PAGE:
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What AI brings to the table and its risks

By Graham Young - posted Thursday, 13 June 2024

When thinking about Artificial Intelligence, or AI, I recall a quote from American business guru Mark Cuban, "It takes 20 years to become an overnight success."

In the case of AI he's off by a factor of 3.

It's been 74 years since Alan Turing wrote "Computing Machinery and Intelligence" and 68 years since the term was coined, but now everyone is talking about AI … including journalists.



Because of fear. In the abstract, scientific innovation has always worried man. Practically, who knows who is going to lose their job because of it?

Mary Shelley's tract "Frankenstein: or, The Modern Prometheus" has seeped into popular culture as a cautionary tale against techno-optimism, and it gestures back to much more ancient roots.

Prometheus was punished by the Greek gods for giving man that earliest of advanced technologies – fire.

Mankind was punished by the same gods who sent Pandora to earth where she accidentally releases all the woes of the world from her box.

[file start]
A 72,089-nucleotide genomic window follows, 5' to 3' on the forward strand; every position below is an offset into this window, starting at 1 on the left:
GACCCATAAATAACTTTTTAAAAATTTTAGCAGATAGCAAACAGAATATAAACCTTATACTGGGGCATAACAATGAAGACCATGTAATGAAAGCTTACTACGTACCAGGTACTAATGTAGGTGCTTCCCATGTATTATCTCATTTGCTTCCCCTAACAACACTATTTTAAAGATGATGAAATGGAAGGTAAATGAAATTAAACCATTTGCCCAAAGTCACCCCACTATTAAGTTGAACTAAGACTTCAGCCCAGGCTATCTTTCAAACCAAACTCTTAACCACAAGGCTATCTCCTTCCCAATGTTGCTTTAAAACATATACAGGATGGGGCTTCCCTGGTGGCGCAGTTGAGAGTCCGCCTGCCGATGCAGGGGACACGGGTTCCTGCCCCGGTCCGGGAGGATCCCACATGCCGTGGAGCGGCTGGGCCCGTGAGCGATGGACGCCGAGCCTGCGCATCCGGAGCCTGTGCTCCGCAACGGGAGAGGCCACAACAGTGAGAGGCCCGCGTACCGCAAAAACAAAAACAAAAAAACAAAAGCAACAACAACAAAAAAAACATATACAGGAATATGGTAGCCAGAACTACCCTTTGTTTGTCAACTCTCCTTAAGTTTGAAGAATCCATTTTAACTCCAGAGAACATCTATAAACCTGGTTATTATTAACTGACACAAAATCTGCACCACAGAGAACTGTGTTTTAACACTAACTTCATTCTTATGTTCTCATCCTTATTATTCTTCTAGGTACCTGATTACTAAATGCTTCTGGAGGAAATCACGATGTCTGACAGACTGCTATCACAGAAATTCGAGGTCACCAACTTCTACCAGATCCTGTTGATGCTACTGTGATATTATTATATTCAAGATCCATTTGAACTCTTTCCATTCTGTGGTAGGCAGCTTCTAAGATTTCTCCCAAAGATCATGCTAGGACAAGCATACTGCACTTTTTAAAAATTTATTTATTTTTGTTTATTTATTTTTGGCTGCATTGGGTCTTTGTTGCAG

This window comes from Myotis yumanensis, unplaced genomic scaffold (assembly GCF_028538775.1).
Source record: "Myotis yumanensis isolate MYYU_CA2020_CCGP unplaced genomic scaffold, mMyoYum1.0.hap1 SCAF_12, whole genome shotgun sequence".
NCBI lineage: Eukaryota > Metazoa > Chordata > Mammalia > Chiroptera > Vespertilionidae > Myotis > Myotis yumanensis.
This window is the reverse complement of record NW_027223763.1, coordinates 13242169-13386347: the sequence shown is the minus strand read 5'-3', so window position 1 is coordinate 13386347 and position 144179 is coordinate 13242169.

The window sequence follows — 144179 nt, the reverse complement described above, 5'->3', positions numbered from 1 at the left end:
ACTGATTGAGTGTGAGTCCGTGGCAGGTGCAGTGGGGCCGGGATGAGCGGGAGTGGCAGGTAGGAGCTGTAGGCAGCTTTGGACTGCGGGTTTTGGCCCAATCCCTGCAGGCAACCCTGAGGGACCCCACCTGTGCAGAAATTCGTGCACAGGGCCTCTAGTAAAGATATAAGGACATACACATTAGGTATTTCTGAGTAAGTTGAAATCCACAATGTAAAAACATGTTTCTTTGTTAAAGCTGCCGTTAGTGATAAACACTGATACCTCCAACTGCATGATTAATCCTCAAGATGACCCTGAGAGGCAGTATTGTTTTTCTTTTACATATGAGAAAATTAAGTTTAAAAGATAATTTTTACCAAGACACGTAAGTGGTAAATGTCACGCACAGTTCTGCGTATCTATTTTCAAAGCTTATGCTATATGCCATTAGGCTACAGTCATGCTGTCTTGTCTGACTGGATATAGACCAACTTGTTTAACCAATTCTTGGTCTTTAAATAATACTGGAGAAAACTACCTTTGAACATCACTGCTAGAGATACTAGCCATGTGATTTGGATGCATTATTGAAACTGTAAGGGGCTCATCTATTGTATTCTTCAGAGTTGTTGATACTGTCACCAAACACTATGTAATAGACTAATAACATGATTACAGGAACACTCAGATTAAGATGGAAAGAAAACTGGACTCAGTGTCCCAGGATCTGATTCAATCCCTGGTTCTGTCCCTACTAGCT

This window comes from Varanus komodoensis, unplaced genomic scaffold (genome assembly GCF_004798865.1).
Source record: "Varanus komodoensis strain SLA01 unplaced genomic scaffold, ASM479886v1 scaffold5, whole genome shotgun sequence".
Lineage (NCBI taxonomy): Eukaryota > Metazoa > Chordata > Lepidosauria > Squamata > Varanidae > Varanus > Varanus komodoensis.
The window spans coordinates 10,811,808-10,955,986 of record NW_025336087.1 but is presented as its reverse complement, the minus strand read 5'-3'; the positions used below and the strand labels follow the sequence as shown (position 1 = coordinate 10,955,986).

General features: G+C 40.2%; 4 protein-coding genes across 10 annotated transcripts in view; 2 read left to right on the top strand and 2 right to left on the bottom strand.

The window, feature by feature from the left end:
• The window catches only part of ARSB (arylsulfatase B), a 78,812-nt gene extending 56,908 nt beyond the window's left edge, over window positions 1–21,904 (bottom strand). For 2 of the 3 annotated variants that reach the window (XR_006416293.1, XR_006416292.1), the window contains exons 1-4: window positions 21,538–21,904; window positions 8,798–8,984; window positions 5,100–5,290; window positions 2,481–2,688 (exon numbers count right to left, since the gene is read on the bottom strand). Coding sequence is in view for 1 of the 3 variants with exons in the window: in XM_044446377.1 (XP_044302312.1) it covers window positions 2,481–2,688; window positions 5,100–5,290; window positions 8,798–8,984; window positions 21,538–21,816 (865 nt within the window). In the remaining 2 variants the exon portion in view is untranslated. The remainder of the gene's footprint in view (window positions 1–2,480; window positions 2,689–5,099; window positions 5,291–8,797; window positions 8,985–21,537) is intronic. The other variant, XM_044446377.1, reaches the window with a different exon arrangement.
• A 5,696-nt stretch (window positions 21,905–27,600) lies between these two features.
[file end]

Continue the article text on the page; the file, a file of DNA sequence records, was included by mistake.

Pandora has echoes in HAL, the robot who takes murderous control in 2001: A Space Odyssey. Or Skynet, the genocidal robotic network in the Terminator movies.


A significant human faction has been technophobic from the get-go, they worry that artificial intelligence might also gain artificial consciousness, or that some faction could subvert it to create a world-destroying threat.

Putting those fears to one side, why would AI threaten my job?

AI has worked to improve productivity by taking over jobs that humans currently do. Most technological improvements achieve that although one may not see it in advance.

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An edited version of this article was published by the Epoch Times.

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About the Author

Graham Young is chief editor and the publisher of On Line Opinion. He is executive director of the Australian Institute for Progress, an Australian think tank based in Brisbane, and the publisher of On Line Opinion.

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